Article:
Tag Archives: ESA

Celebrate the Hubble Space Telescope’s 25 years in space – #Hubble25

23 Apr

The Hubble Space Telescope was launched on April 24, 1990 – a quarter century ago! Since then (admittedly with a couple hiccups) it has been peering deeper into the cosmos than any telescope in human history. We have learned more about the origin of the universe, the makeup of galaxies, and distant worlds though Hubble’s eye – and with great effort from many researchers around the world.

Hubble is a joint project of NASA and the European Space Agency (ESA). Hubble weighs in at 11,000 kg, is 13.2 m by 4.2 m, and has a 2.4 m diameter primary mirror. Hubble coasts along in orbit at a cool 25,600 km/h at an altitude of 555 km above the surface of the Earth.

Hubble’s direct successor in space will be the James Webb Space Telescope, set for launch in 2018 – though Hubble is still expected to be in operation. Numerous next generation ground-based telescopes will also come online between 2020-2025, including the Thirty Meter Telescope (read in detail about TMT here).

To celebrate Hubble’s 25th birthday, the Hubble team released a new image from Hubble today: an image of the cluster Westerlund 2 and its surroundings.

This NASA/ESA Hubble Space Telescope image of the cluster Westerlund 2 and its surroundings has been released to celebrate Hubble’s 25th year in orbit and a quarter of a century of new discoveries, stunning images and outstanding science. The image’s central region, containing the star cluster, blends visible-light data taken by the Advanced Camera for Surveys and near-infrared exposures taken by the Wide Field Camera 3. The surrounding region is composed of visible-light observations taken by the Advanced Camera for Surveys. (Credit: NASA, ESA, the Hubble Heritage Team (STScI/AURA), A. Nota (ESA/STScI), and the Westerlund 2 Science Team)

This NASA/ESA Hubble Space Telescope image of the cluster Westerlund 2 and its surroundings has been released to celebrate Hubble’s 25th year in orbit and a quarter of a century of new discoveries, stunning images and outstanding science. The image’s central region, containing the star cluster, blends visible-light data taken by the Advanced Camera for Surveys and near-infrared exposures taken by the Wide Field Camera 3. The surrounding region is composed of visible-light observations taken by the Advanced Camera for Surveys. (Credit: NASA, ESA, the Hubble Heritage Team (STScI/AURA), A. Nota (ESA/STScI), and the Westerlund 2 Science Team)

Even after 25 years, Hubble continues to impress with its images and scientific discovery to this day. For instance, Hubble data recently contributed to strengthening the hypothesis that Jupiter’s largest moon Ganymede has a massive subsurface ocean of liquid water.

One of the best videos I’ve been able to find that offers an overview of the Hubble mission is from the telescope’s 15th birthday, back on April 24, 2005. It’s worth a watch, and of course add another decade (!!) worth of discovery on top:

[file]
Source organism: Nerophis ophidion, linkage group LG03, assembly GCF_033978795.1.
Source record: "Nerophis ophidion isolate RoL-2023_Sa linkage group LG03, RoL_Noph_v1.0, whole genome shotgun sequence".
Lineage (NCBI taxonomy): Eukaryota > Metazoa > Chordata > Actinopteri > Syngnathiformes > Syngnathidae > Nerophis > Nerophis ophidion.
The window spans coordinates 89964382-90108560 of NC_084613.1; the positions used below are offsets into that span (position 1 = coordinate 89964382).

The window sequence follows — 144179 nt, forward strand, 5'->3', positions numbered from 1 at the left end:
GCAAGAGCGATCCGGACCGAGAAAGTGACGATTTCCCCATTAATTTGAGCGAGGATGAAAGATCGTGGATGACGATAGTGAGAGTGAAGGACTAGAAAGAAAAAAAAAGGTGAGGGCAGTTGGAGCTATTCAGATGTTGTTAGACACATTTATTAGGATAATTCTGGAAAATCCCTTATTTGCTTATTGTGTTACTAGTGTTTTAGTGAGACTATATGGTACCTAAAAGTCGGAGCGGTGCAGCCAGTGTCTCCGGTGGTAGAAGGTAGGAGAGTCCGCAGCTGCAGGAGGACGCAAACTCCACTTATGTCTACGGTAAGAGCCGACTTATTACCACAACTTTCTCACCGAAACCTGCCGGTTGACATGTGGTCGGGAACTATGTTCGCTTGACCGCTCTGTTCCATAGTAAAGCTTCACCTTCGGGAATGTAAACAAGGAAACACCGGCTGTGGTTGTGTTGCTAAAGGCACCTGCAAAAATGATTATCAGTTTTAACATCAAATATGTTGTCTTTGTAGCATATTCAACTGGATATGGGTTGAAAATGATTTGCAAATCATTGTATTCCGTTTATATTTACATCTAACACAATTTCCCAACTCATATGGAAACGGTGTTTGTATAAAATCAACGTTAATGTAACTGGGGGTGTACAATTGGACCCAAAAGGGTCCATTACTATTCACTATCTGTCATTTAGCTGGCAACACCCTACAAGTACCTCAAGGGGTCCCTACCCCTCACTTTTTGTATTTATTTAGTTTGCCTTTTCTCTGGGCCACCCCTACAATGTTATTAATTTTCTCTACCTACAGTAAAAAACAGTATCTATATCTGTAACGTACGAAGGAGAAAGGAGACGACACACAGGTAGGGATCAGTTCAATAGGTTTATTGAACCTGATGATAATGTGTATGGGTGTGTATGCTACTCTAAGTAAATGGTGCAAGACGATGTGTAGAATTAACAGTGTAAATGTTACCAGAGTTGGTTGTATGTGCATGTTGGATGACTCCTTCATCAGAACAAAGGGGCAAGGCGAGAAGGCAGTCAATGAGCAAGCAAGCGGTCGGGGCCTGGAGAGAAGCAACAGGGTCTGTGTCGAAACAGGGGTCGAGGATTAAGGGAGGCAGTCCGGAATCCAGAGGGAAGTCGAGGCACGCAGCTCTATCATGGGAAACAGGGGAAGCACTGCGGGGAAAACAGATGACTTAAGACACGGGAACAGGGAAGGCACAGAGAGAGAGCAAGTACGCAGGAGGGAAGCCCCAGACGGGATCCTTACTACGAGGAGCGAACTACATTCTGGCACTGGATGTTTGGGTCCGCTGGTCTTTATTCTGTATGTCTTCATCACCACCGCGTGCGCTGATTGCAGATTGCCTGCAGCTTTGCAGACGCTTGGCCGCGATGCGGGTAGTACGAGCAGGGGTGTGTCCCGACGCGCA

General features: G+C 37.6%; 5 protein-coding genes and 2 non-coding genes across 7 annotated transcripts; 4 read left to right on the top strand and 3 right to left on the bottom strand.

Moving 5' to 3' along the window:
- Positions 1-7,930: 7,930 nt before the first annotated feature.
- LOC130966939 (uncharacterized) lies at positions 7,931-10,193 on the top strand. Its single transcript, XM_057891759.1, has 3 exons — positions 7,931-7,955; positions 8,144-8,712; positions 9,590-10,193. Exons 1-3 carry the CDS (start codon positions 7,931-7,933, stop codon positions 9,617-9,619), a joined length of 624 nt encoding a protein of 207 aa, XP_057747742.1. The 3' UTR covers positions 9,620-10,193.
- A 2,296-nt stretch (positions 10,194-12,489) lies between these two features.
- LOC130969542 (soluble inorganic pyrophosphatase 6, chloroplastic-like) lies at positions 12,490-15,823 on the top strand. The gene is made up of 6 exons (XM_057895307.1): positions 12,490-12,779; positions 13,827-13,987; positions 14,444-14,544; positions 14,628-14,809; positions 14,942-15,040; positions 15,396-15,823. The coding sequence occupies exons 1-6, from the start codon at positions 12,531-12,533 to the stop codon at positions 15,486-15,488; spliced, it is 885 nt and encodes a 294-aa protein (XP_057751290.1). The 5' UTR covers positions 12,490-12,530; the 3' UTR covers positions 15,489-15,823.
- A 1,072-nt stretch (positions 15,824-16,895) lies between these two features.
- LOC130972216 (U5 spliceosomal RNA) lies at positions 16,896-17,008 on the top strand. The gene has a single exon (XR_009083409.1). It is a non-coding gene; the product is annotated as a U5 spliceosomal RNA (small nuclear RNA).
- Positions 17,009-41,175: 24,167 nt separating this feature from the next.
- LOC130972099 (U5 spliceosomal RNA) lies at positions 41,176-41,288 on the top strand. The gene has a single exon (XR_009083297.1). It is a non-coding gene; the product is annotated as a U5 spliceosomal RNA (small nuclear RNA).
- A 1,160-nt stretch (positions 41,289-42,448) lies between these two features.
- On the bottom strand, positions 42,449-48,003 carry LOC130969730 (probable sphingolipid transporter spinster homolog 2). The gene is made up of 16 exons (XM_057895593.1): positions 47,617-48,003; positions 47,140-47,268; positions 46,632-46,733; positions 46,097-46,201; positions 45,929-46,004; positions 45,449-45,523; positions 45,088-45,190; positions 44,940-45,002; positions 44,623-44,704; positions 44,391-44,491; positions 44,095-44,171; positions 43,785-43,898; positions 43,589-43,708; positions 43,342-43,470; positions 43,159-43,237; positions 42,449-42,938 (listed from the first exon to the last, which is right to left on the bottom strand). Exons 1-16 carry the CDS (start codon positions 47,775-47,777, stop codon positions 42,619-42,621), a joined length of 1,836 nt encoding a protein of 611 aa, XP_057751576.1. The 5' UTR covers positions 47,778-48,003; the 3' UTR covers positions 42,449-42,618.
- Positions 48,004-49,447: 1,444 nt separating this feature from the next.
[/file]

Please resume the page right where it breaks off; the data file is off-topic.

On top of several physical celebrations going on around the world for the occasion of #Hubble25, there is also a lot of great content on social media:



And remember a couple years ago when the Defense Department donated two better-than-Hubble space telescopes to NASA? Read here for that one.

It’s a big universe and we need all the eyes we can get to help unravel its mysteries.

The Canadarm on board The Space Shuttle Discovery releases Hubble in April 1990. (Credit: NASA/ESA)

The Canadarm on board The Space Shuttle Discovery releases Hubble in April 1990. (Credit: NASA/ESA)

And a fun (patriotic Canadian) fact: the last piece of hardware to come into physical contact with Hubble was the Canadarm on board the Space Shuttle Atlantis on mission STS-125 in May 2009, following the conclusion of Hubble Servicing Mission 4, the last mission to visit the telescope:

Canadarm lifts the Hubble Space Telescope out of the payload bay of Atlantis, moments before it is released into space following the successful repair mission of STS-125. (Credit: NASA)

Canadarm lifts the Hubble Space Telescope out of the payload bay of Atlantis, moments before it is released into space following the successful repair mission of STS-125. (Credit: NASA)

Water, water everywhere!

12 Mar

Over the past week or so we’ve seen a few stories regarding wet bodies in our solar system.

First, there was news about water on Mars. Now the news wasn’t so much that there was water on Mars, since that’s been pretty well understood for a while now (thanks in large part to the rovers Spirit, Opportunity, and Curiosity), rather how much water there was – and it’s plentiful to say the least.

Mars with a vast Northern Ocean (NASA/Goddard Space Flight Center)

Mars with a vast Northern Ocean (NASA/Goddard Space Flight Center)

Using land-based infrared telescopes (the ESO’s VLT and NASA’s Keck), NASA was able to measure the hydrogen isotopes in Mars’ atmosphere. The results indicate that Mars one had 20 million cubic kilometers of water – more water than is in the Arctic Ocean here on Earth today. Astronomers are also currently suggesting that the Martian water was contained, mainly, in one large ocean surrounding the Red Planet’s north pole. It would have covered proportionally more of the planet’s surface than the Atlantic Ocean does here.

Nowadays on Mars it’s bone-dry, quite a bit different from ~4 billion years ago. Current estimates suggest that Mars’ ancient ocean contained about 6.5 times more water than what is currently observed in Mars’ polar ice caps, meaning that a great deal was likely lost into space as the Martian atmosphere thinned 2-4 billion years ago (though some water could still possibly be trapped in a permafrost layer).

The next news item this week is regarding Enceladus, an icy moon of Saturn. Now again, we’ve understood for a while that this moon had a sub-surface ocean of liquid water, trapped beneath an icy crust, but the news this week is tantalizing: the possibility of active hydrothermal vents in the moon’s southern ocean.

Hydrothermal activity on Enceladus (NASA/JPL-Caltech)

Hydrothermal activity on Enceladus (NASA/JPL-Caltech)